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Setting The Record Straight
On Vertical Farming In
Las Vegas

You have to be careful of the information you get over the web. The contemporary dynamic of reputable organizations redistributing content that they haven’t vetted could lead you to think you are getting valid information when you are really being fed a hoax.

Here at the Pundit, we take pride in bringing things to the attention of the trade that might otherwise remain obscured. So many times, in pieces, such as Pundit’s Mailbag — Greenhouses And Vertical Farming, we have discussed the Vertical Farms Project.

It is a fantastic thing. Operated out of Columbia University by Dickson Despommier at the Department of Environmental Health Sciences, if they ever get the Vertical Farms Project to work, it will transform the world.

You can read the key essay on the project here.

Check out the website here.

Look at some of the designs here.

We picked up some of the photos below:

Now, all the sudden, word comes out on blogs and gets redistributed by publications and trade associations that, supposedly, they are going to build one of these vertical farms in Las Vegas.

Most of these sources picked up a story from something called Next Energy News:

Las Vegas to Build World’s First 30 Story Vertical Farm

Las Vegas, the tourist mecca of the world, is set to begin development of the world’s first vertical farm. The $200 million dollar project is designed to be a functional and profitable working farm growing enough food to feed 72,000 people for a year and provide another tourist attraction to the city that does everything in a larger than life way.

The world currently uses about 80% of the available farm land and 60% of the earth’s population lives near or in an urban environment so the logical choice for farming is to go up for land where the environment can be controlled and where distribution is local. Las Vegas is seen as the perfect location for this project by Nevada State officials who would like to demonstrate their sustainability and environmental awareness instead of projecting an image of waste and excess.

Although the project initial cost is high at $200 million, with annual revenue of $25 million from produce and another $15 million from tourists the 30 story vertical farm would be about as profitable as a casino with operating expenses only being about $6 million a year.

There would be about 100 different crops grown ranging from strawberries to lettuce even miniature banana trees could be grown from each floors specially controlled environment. The products would go straight to the casinos and hotel properties and be a very visible and desirable addition to the overall Las Vegas experience. Design details should be worked out in 2008 and the project could open its doors by the middle of 2010.

When we received the story, as is our practice here at the Pundit, we called for confirmation. Nobody seems to have heard of the project.

The Las Vegas Sun quotes Professor Despommier from Columbia as saying it is probably a hoax:

The Vegas Building Rumor Watch: A Skyscraper Farm?

If you’re a city that has already built a faux Eiffel Tower rising out of a casino and a giant lake with explosive fountains that dance to Frank Sinatra songs, perhaps it’s only inevitable that Internet rumormongers will be only so happy to believe you’ll do just about anything.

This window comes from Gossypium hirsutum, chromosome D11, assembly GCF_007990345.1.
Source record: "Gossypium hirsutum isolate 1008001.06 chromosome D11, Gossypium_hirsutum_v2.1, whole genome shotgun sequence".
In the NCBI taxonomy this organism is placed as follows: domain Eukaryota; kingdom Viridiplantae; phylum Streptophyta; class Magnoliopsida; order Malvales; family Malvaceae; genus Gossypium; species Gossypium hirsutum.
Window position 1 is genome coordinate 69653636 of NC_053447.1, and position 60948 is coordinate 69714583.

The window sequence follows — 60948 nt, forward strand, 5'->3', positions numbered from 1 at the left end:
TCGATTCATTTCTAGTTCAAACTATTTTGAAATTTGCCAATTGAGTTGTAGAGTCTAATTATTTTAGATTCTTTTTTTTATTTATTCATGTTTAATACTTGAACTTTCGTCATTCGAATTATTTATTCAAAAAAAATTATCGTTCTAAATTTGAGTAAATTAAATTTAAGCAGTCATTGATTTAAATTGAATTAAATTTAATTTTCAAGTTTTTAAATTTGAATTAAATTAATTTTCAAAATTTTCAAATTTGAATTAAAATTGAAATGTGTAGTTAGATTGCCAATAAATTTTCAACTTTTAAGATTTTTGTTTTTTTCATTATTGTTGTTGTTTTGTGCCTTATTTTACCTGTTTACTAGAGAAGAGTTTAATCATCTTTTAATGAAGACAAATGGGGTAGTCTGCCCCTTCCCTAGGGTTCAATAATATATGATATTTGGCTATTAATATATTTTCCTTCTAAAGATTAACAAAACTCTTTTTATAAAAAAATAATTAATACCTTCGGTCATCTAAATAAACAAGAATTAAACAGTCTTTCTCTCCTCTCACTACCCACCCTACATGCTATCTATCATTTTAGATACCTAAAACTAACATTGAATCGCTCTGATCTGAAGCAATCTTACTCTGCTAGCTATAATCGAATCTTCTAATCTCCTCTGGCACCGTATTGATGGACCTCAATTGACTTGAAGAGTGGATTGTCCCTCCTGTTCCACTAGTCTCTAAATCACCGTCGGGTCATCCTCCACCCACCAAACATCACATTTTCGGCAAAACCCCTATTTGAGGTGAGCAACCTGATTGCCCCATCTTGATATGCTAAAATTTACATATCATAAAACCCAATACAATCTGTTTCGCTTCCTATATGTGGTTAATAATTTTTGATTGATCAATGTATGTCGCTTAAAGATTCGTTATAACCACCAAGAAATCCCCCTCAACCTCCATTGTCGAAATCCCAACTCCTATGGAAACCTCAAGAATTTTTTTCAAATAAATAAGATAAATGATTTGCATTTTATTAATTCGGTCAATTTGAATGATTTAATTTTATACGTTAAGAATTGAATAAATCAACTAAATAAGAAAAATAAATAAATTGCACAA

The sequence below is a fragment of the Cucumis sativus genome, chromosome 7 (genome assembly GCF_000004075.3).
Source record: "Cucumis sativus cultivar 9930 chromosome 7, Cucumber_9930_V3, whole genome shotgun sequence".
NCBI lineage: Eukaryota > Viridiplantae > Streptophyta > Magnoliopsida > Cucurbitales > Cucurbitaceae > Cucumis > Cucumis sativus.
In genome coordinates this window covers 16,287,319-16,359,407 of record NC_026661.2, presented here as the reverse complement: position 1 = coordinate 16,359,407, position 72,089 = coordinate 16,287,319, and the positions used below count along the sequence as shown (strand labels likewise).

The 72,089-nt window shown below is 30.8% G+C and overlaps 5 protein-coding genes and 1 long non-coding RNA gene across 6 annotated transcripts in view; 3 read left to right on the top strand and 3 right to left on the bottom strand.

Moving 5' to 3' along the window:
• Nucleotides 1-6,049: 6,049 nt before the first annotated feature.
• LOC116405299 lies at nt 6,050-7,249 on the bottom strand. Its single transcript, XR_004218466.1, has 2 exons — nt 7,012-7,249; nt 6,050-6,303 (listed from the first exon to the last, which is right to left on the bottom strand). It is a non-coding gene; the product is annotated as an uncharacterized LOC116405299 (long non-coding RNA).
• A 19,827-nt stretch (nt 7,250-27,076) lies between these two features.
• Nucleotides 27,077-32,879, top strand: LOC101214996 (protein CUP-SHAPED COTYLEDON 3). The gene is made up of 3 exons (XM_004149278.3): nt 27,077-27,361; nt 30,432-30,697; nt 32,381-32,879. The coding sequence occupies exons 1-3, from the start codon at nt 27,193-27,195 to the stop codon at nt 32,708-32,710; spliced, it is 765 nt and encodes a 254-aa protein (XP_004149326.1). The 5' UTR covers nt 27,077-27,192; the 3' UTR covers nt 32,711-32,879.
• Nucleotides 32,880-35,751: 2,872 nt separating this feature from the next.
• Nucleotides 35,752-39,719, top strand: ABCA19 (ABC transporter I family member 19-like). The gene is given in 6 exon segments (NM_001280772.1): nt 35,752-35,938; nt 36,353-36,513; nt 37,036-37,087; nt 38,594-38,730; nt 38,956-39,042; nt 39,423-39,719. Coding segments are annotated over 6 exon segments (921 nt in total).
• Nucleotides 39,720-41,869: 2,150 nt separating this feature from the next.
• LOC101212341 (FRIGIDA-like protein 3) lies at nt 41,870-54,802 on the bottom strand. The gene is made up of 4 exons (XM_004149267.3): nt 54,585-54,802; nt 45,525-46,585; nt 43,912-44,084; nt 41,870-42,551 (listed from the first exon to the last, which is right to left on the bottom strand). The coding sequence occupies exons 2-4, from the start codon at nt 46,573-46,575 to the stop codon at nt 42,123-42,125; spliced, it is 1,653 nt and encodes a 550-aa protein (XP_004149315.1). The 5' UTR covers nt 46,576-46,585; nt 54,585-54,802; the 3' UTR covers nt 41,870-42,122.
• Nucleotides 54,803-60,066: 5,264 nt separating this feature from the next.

How else to explain the latest wacky building rumor pinned to Las Vegas: a skyscraper farm.

The so-called “fact” that Las Vegas is building a giant skyscraper that will feed 72,000 people in the city — and serve as a tourist attraction — has been floating around for about a week now on “green business” web sites, Las Vegas building sites, and, of course, Wikipedia. Most of the reports reference a story in something called Next Energy News that cites “Nevada state officials” as saying that Las Vegas is building the $200 million 30-story building, the world’s first skyscraper farm.

Unbelievable? Uh, yeah. But a little too fantastic to totally ignore.

Turns out, the enticing and actually very serious-minded concept of a “vertical farm” was dreamed up by Dr. Dickson Despommier, a professor of public health at Columbia University. Despommier has spent the last ten years developing extensive plans and studies that explore the feasibility, necessity, and practicality of a giant tower that would feed city folks.

Web sites that “report” the building of the vertical farm in Las Vegas don’t mention Despommier by name, but include renderings and language lifted straight out of his vertical farm web site.

Problem is… Despommier doesn’t know anything about Las Vegas plans.

“I have absolutely nothing to do with it,” said Despommier, in an email. “My own opinion is that it’s just a hoax.”

It wouldn’t be the first time someone tried to prematurely tie a somewhat whimsical-sounding building project to Las Vegas. I enjoy the “dreams” page of the blog Vegas Today and Tomorrow for my fix of never-weres (sample: an Addams Family Resort and Casino!).

It is a very interesting concept, and they are continuing to develop it. Maybe the first one will be built in Las Vegas one day. The future of controlled atmosphere agriculture is vitally important for the future of the industry.

A more immediate lesson, though, is that the web is filled with false information. That problem is magnified because many reputable publications and organizations just pick up news feeds and redistribute them.

We just want to assure you that if it is on the Pundit, we checked it out. Sure we could make a mistake, maybe even be hoodwinked, but a real effort has gone into making sure you get information both interesting and accurate.

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